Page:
Cemtrex Inc., Long Island's 20th largest public company based on 2017 revenue, has moved to Queens, according to a government filing.
The move comes as the provider of manufacturing services and technology products reported a 25 percent decline in net sales for the fiscal year ended Sept. 30.
Cemtrex follows in a long line of corporations that exited Long Island for other locales, including Arrow Electronics Inc. and OSI Pharmaceuticals in 2011, and Voxx International Corp. in 2016.
Many other Long Island companies saw their headquarters moved after being absorbed through mergers and acquisitions, such as Grumman Corp. in 1994.
Calls and emails to Cemtrex president, chairman and chief executive Saagar Govil went unreturned Friday and Monday.
The Dec. 31 filing with the Securities and Exchange Commission listed an address in Long Island City, Queens, as Cemtrex's "principal executive office." Cemtrex previously had listed 19 Engineers Lane in Farmingdale as its headquarters.
The filing said the company would be unable to file a 10K annual report within the prescribed time.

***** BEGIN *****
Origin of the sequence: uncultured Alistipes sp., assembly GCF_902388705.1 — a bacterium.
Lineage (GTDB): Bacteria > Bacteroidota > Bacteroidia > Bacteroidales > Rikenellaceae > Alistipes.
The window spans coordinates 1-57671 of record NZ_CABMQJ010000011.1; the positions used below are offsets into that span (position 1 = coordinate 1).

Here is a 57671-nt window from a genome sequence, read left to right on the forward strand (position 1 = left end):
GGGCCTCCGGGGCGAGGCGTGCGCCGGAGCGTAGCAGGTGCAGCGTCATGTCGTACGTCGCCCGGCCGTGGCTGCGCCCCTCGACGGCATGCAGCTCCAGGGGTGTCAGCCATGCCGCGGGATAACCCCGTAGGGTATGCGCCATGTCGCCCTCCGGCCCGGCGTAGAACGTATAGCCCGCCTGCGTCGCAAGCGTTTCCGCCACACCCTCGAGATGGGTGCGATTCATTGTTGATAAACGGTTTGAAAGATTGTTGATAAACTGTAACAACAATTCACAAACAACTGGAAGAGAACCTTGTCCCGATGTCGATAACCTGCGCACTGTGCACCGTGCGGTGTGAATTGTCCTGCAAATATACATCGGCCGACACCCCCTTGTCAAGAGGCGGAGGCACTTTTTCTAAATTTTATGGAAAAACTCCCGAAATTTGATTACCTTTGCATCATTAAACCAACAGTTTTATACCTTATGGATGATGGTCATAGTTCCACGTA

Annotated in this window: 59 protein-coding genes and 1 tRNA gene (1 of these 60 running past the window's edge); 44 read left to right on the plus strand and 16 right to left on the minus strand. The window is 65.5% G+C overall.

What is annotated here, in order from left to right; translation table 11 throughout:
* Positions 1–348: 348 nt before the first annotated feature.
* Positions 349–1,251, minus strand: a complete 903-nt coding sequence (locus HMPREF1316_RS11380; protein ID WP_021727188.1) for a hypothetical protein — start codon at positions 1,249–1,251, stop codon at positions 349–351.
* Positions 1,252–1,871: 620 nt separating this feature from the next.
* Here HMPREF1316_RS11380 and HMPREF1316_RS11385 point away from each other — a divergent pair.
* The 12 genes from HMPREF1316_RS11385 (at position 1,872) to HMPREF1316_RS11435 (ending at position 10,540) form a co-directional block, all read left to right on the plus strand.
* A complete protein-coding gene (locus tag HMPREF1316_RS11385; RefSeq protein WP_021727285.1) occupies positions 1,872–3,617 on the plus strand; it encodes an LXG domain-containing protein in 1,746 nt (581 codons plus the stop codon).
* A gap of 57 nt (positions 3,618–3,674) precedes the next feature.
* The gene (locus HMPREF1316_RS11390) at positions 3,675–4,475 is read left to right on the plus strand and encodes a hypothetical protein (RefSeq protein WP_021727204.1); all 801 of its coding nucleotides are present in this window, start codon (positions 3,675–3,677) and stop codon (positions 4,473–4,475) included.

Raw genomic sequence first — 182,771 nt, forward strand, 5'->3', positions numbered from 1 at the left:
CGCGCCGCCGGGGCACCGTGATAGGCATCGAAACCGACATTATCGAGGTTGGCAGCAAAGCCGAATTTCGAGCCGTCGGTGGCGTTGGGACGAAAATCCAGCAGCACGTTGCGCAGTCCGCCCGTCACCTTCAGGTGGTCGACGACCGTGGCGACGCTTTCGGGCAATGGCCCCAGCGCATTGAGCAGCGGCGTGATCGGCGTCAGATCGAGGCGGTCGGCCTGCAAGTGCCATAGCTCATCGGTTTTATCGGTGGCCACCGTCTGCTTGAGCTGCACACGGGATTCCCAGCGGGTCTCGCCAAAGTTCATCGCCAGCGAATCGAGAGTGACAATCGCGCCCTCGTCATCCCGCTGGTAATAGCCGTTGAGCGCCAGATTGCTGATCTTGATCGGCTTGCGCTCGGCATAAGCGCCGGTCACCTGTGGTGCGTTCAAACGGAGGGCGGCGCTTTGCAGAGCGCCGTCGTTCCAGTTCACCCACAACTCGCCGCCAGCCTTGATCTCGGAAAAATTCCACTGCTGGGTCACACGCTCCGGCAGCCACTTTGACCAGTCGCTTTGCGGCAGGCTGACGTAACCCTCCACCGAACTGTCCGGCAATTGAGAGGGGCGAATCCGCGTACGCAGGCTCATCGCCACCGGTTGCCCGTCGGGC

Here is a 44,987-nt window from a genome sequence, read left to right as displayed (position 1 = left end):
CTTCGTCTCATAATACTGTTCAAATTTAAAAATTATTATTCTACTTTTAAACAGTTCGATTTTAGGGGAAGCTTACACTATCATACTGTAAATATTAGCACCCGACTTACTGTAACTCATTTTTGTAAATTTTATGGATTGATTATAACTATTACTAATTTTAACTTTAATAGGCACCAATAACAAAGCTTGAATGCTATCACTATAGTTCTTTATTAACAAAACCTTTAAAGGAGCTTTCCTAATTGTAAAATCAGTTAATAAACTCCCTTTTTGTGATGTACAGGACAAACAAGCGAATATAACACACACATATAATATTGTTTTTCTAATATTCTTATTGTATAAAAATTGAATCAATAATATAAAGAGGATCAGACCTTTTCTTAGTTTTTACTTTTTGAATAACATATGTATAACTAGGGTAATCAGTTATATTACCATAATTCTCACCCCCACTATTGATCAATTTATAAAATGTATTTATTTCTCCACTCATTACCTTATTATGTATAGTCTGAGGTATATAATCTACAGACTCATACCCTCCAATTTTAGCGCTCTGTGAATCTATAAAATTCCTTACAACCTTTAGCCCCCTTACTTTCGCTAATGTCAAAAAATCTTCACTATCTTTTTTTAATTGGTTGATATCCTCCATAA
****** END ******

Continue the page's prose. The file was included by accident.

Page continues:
On Jan. 2 the company issued a news release with a Long Island City dateline announcing financial results for its fiscal year ended Sept. 30.
Long Island City has gained attention after being chosen by Seattle-based Amazon.com Inc. as the site of one of two new secondary headquarters.
On Monday, a Google search of Long Island City yielded 1.35 billion results, compared to 62.3 million for nearby Astoria, Queens.
Cemtrex's net sales for the fiscal year were $89.9 million, compared to $120.6 million in the prior 12 months.
Cemtrex posted a net loss of $10.9 million, or $1.06 per share, in the latest fiscal year, compared to net income of $4.4 million, or 31 cents per share, in the prior fiscal year.
The press release did not break out fourth-quarter results.
Cemtrex's flagship product is its SmartDesk, a standing desk with an integrated Windows computer that responds to hand gestures and a 72-inch display across three screens.
In October, Cemtrex agreed to pay $625,000 and reform its corporate governance policies to settle several securities class-action lawsuits filed in federal and state courts.
One of those cases, filed in U.S. District Court in May, charged that Govil and other executives skirted federal reporting rules governing stock transactions.
In March, Cemtrex took a 46 percent stake in Vicon Industries Inc., a Hauppauge-based maker of video surveillance hardware and software.
Following that transaction, Govil became Vicon's chairman and CEO.
Like Cemtrex, Vicon made a government filing on Dec. 31 saying it would be filing its 10k annual report of financial results after the deadline.
Shares of Cemtrex rose 1.8 percent Monday to close at 74 cents. Twelve months ago the stock was trading at $2.70.
Shares of Vicon were unchanged at 6 cents. Twelve months ago that stock was trading at 41 cents.